5 - 29 July 2017
Australian Indigenous art is one of the oldest ongoing traditions of art in the world. Aboriginal art depicts culture, tradition and stories from the past. It is a way that Aboriginal people share and continue their culture and their history.
The name Petyarre represents one of the greatest family Aboriginal art dynasty’s that Australia has seen. The Petyarre sisters – Ada (dec), Violet, Myrtle (dec), Gloria, Nancy (dec) and Kathleen have won most of the highest artistic accolades available to them and their artworks collected into some of the greatest art collections around the world.
The ongoing dynasty of one of these hierarchs is that of Kathleen Petyarre, her daughter Margaret Loy Pula and granddaughter Abie Loy Kemarre.
Born in the 1940’s at Utopia, an Indigenous community approx. 240 kilometres north east of Alice Springs in Central Australia Kathleen Petyarre initially worked in producing batik works and then took up painting on canvas in 1988.
Kathleen Petyarre, 'Bush Seed Dreaming' 90 x 90cm
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In 2001 Kathleen won the prestigious 13th Telstra National Aboriginal and Torres Strait Islander Art Award and her work was acquired by the Museum and Art Gallery of the Northern Territory.
'Genius of Place' a book about her art, was published in 2001 in conjunction with a solo exhibition of her works at the Museum of Contemporary Art, Sydney.
Margaret Loy Pula paints her culture and her father’s dreaming. Her main story is “Anatye” or Bush Potato dreaming which has been the recipient of numerous awards over the last 6 years.
In 2012 Margaret was the first Indigenous artist to win the prestigious Waterhouse Natural History Art Prize in South Australia. In 2011, she was the first female artist to win the Sunshine Coast Art Prize (QLD) and in the same year the first female artist to win the Paddington Art Prize (Sydney).
Last month Margaret won the Arthur Guy Memorial Prize (2017) at the Bendigo Art Gallery and has also won the Redland Art Prize (2014), the inaugural Grace Cossington Smith Art Prize (2014) and the Muswellbrook Art Prize (2013). She has been a finalist in the Wynne Prize (2012), Sulman Prize (2013), Blake Prize (2013), Gold Coast Art Prize (2011), Fleurieu Art Prize (2013), Calleen Art Prize (2015).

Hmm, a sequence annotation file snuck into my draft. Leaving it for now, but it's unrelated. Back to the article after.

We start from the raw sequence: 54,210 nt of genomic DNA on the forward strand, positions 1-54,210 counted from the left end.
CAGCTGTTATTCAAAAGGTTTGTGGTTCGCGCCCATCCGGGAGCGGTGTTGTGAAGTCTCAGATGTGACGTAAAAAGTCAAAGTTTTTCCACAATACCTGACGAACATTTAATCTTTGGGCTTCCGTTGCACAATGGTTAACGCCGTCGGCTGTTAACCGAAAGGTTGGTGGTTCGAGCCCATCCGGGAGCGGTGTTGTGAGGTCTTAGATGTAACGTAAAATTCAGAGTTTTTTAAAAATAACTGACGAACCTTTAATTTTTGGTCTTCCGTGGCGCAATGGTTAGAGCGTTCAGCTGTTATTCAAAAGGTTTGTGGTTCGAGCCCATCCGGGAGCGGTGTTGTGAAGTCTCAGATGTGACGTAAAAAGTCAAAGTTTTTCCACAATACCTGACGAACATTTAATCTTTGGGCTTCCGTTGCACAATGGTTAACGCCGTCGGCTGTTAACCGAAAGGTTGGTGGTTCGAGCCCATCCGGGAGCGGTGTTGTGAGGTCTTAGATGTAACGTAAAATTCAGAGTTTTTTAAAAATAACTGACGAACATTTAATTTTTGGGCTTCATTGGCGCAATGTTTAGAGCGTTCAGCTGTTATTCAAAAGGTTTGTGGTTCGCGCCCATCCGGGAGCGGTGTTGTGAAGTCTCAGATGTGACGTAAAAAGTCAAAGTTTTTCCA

Abie Loy Kemarre is a highly accoladed artist and is regarded as one of the leading contemporary Indigenous artists in Australia, her paintings have evolved with the masterful use of colours and bold, abstract forms to represent her inherited Dreamings.
Abie has been a finalist in the Telstra National Aboriginal and Torres Strait Islander Art Awards in Darwin on several occasions and she has exhibited with Australian and overseas.
The works in this Aboriginal art exhibition show the generational stories and artistic styles that have been passed from grandmother to daughter to granddaughter.
Collectively the paintings reflect the ongoing culture and tradition of the Anmatyerre women of Utopia in Central Australia.
The exhibition is showing 5th - 29th July 2017. To view all works in the exhibition online click here.
Join us on Saturday 8th July for a Curator's Talk discussing the artist's and the artworks in the exhibition which will be held in the gallery from 2pm.
To enquire on available works phone (07) 3254 2297 or email firstname.lastname@example.org
All events are free. Everyone welcome.
Mitchell Fine Art is located at 86 Arthur St, Fortitude Valley, Brisbane. The gallery is open Monday to Friday 10am - 5.30pm and Saturday 10am – 5pm.
Onsite customer parking is available.